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Neigh it ain’t so! Sale of Kensington Stables to city collapses due to excessive animal-care expenses • Brooklyn Paper

Neigh it ain’t so! Sale of Kensington Stables to city collapses due to excessive animal-care expenses

Horse around — Kensington
The last remaining — and always overlooked — horse stable near Prospect Park is in serious need of a big cash infusion to treat these noble steeds the way they should be treated (after all, they won us World War I).
Estimated cost: $100,000
The Brooklyn Paper / Stephen Brown

This deal fell off the horse.

The bankrupt owners of Kensington Stables will not sell the barn to the city, instead choosing to seek a more profitable deal at auction that could potentially spell the end of horseback riding in Prospect Park, according to their lawyer, who claimed the owners need to pay their creditors.

“My client has an obligation to pay her creditors, so she understands that selling the property at the best price at this point is in her best interest,” said Marc Yaverbaum.

The stables on Caton Place between E. Eighth Street and Coney Island Avenue are owned by the Blankenship family, with son Walker Blankenship managing their operations under his mother, who actually owns them.

The family planned to relieve debts accrued by Blankenship’s now-deceased father by selling the property to the city’s parks department, which would ensure it remained open to the community as a public riding facility. The long-time owners hoped to continue managing the barn by entering a bidding process that they assumed would take about a year, during which they were prepared to pay for the horses’ care — including $250,000 for food alone — according to the attorney.

But the deal crumbled after the family realized it could take as many as three years for a manager to be selected, which would require them to pay upwards of $1 million on horse care while the city determined the winning bid. Those expenses would be in addition to barn renovations required by whomever got the management contract, and the total sum became too costly for the cash-strapped family, Yaverbaum said.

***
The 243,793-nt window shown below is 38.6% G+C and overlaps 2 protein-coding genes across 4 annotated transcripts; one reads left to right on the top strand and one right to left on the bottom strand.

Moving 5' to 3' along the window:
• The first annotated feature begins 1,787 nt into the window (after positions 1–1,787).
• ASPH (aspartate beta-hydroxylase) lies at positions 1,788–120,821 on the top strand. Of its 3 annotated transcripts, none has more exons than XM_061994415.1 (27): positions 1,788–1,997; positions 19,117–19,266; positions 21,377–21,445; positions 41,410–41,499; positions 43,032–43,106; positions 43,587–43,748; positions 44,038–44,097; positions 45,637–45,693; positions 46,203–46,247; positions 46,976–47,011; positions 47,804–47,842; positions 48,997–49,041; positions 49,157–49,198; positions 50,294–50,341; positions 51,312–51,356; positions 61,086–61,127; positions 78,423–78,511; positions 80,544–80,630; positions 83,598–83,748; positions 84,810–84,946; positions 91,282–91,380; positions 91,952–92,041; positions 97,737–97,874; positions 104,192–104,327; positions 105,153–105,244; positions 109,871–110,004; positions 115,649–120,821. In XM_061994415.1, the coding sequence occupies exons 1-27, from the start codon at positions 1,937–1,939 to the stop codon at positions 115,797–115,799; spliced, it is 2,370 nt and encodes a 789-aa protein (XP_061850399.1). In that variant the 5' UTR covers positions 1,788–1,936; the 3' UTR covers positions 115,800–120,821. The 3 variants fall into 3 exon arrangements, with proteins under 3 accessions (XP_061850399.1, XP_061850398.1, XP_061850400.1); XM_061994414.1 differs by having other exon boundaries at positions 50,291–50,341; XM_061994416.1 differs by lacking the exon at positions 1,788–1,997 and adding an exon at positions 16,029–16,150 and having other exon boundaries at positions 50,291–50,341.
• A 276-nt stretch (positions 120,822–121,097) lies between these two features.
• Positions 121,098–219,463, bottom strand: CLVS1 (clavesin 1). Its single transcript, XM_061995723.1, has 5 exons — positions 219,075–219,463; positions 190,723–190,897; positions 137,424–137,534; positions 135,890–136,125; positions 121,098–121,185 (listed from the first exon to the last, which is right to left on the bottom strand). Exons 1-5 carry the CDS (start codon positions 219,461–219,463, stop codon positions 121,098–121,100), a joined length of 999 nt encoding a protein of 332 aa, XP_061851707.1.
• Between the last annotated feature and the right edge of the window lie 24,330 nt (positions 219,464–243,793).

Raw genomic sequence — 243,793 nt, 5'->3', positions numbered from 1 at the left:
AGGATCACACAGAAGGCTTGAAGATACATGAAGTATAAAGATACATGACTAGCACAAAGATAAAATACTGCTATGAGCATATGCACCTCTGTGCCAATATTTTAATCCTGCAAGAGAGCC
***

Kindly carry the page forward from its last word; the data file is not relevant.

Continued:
“Financially it wasn’t going to work,” Yaverbaum said. “The debtor was not ready to spend in excess of $1 million to maintain the horses for three years, and then go into the facility and fix up the stables.”

The Blankenships now plan to bring the facility to auction in bankruptcy court on Nov. 8, although they remain in negotiations with other buyers, the lawyer said.

The parks department’s offer, meanwhile, is still on the table, according to a spokeswoman.

“Parks is disappointed in the outcome of this deal, given that we had a clear understanding with the owner to bring the stables under city ownership,” said Maeri Ferguson. “We want them to remain a useful public amenity and will continue to work toward that goal.”

Kensington Stables’ owners have trotted it toward the auction block before as part of the ongoing bankruptcy sale.

A February auction was called off at the last minute when a dark-horse buyer swooped in with an offer to buy the facility and develop it into a mixed-use residential building that preserved the stables.

The parks department then made its offer in April, but negotiations dragged on and a judge ruled in May the barn would return to the block if a deal was not reached before the end of June.

That auction was called off following news that the Blankenships and the city were getting close to the deal that was abandoned this week.

Blankenship did not return a request for comment by press time.

Reach reporter Colin Mixson at cmixson@cnglocal.com or by calling (718) 260-4505.

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